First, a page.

They have all had a say in this year's line-up. Polly is looking forward to David Mamet (April 1, 2003), "because he's such a character." Erin looks forward to the New Generation of Mexican Poets event (Oct. 29), because the guests will participate in A&L's Writers in the Schools program (which Erin runs). "It will be something that the students will remember," she says. "It will be inspiring."

Sam is a self-described "huge fan of George Plimpton [who lectures on Jan. 21, 2003], because I'm a huge fan of Truman Capote, and he wrote the Capote biography."

Christina says that, among this year's lecturers, Nobel Prize-winning poet Seamus Heaney (Oct. 7) is "kind of the most literary to me. He's such a figure in Irish literature. He seems really pure somehow. Pure literary."

cfrizzelle@seattleweekly.com

Other participants in the series this year include Zadie Smith (Nov. 14), Francine Prose (Feb. 18, 2003), and Andrea Barrett (March 11, 2003).

FIVE PICKS FOR FALL

Choke Me Now. Fight Club author Chuck Palahniuk's newest novel concerns a lethal poem, an unwitting serial killer, and a frozen baby. Bailey/Coy, 323-8842. Thurs., Sept. 19.

Man With a Perm. The last time Dave Eggers gave a reading at University Bookstore, from A Heartbreaking Work of Staggering Genius, he called the day before and told the store's events director to arrange—at the last minute—a slide show presentation on whales: an opening act, of sorts. (She complied, and a nice old man from the aquarium became a minor celebrity that night.) Eggers is a clown of a writer—an inscrutable, shit-eating-grin-wearing showman guided by contrived, seemingly spontaneous impulses—and he's not my favorite writer, and certainly not "the prince of postmodernism" as he has been called, but I'm enamored nonetheless. Maybe it's because I wish I had his hair. University Bookstore, 634-3400. Thurs., Oct. 3.

Now, Voyeurs. Richard Hugo House—which likes to call itself "an interactive laboratory for arts and other events"—is collaborating with some 60 artists to create a multilayered series of experiences designed to make us consider how being looked at affects us all. "Surveillance" is a three-day local literary brat-pack party whose guests will include Jonathan Lethem, author of Motherless in Brooklyn; Chris Abani, a Nigerian novelist and poet living in exile since 1991; and David Shields, the local writer and UW professor who wrote a terrible book called Enough About You which, in these pages, we said terrible things about, but then when we saw him read, we thought: "Aww, he's not so bad. He's a nice guy." Richard Hugo House, 322-7030. Fri., Oct. 4-Sun., Oct. 6.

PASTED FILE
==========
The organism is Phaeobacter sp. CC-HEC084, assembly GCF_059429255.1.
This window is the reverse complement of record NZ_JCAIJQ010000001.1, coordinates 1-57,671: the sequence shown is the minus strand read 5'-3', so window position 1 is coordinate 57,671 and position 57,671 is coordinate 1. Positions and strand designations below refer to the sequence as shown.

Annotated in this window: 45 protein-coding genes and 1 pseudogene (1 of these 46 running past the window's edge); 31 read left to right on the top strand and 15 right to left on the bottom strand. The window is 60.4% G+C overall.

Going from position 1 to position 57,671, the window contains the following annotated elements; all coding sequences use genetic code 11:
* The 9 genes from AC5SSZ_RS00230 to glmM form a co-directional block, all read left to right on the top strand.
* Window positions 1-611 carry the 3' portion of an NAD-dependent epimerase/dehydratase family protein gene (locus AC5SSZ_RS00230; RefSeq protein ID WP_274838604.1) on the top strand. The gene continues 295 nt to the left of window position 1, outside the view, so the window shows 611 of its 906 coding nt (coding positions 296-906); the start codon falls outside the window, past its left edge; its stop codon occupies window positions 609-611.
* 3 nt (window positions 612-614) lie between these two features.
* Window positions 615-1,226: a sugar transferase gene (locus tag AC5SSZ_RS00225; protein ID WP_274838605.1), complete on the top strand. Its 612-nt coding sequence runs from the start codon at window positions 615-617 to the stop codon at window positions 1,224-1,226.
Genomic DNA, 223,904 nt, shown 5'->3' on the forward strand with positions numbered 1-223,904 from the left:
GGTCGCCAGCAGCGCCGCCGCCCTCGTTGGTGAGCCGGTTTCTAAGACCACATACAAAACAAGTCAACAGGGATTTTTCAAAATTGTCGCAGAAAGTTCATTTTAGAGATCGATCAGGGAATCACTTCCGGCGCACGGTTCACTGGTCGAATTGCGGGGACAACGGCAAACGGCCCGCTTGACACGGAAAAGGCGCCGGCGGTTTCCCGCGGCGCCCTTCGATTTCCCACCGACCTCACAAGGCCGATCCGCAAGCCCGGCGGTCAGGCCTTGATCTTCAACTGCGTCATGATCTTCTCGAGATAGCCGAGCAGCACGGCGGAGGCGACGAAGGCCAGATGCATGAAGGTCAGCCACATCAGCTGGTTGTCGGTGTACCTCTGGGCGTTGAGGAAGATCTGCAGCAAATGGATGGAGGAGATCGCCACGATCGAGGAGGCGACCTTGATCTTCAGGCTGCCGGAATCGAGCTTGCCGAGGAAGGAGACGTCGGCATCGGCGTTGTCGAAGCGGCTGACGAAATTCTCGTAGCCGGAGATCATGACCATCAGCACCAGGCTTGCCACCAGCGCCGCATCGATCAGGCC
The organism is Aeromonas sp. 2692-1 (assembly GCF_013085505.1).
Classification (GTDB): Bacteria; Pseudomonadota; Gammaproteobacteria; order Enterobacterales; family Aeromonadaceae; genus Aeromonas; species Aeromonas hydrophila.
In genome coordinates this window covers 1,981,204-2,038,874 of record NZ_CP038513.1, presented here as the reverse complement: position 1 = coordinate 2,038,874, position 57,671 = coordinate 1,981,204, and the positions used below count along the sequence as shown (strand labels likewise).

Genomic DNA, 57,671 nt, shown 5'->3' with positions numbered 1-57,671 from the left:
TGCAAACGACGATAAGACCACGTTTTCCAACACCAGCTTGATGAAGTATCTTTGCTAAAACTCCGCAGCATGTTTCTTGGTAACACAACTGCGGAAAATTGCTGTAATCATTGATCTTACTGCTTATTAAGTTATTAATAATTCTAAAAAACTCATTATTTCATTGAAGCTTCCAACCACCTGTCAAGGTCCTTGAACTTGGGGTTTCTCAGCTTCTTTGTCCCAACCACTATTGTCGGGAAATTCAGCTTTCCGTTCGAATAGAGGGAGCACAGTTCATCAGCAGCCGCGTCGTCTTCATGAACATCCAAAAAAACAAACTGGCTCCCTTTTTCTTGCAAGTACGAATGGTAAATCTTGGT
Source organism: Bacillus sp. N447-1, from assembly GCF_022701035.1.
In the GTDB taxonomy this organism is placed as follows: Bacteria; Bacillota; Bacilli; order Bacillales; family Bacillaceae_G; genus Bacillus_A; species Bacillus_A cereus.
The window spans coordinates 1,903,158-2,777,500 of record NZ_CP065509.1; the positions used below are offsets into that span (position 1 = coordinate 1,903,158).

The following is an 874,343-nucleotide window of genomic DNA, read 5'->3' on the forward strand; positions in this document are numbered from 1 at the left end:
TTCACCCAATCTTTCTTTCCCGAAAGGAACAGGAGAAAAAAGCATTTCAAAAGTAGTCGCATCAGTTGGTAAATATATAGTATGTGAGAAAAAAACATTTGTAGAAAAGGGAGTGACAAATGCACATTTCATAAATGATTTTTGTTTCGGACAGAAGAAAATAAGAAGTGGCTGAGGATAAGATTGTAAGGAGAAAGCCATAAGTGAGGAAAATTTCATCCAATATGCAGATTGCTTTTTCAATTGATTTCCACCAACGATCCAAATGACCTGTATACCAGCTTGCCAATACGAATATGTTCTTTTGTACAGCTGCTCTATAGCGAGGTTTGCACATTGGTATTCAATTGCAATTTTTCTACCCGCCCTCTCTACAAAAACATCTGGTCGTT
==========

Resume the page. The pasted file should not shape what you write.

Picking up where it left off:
A Latina with Crossover Appeal. I haven't read Caramelo, Sandra Cisneros' long-awaited follow-up to The House on Mango Street, due out late this month, and even though the back cover describes "a multigenerational story of a Mexican-American family whose myriad voices create a dazzling weave of passion, poignancy, the stuff of life," in spite of all that (the book world needs to put a moratorium on "myriad," and it needs to do so now), The House on Mango Street was a stunning, painful, and largely overlooked masterwork. The New York Times has said Cisneros "is not only a gifted writer, but an absolutely essential one." Seattle Art Museum, 624-6600. Sun., Oct. 27.

A Couple of Losers. Al and Tipper Gore—especially Tipper—suddenly having so much time on their hands, seeing that they lost and all, have collaborated on two new books to be released in November, The Spirit of the Family and Joined at the Heart, which they will be coming here, again, to promote. (They were also in town last week for Tipper's birthday.) Joined at the Heart, though it sounds like another disastrous tale of conjoined twins, is instead a forward-looking exploration of "the myriad ways in which the American family is being redefined." (There it is again—see Cisneros write-up, above.) The Spirit of the Family is a book of photographs of families that look like they should be in those "Isn't life delicious?" Life Savers commercials. Elliott Bay Book Co., 624-6600. Fri., Nov. 22.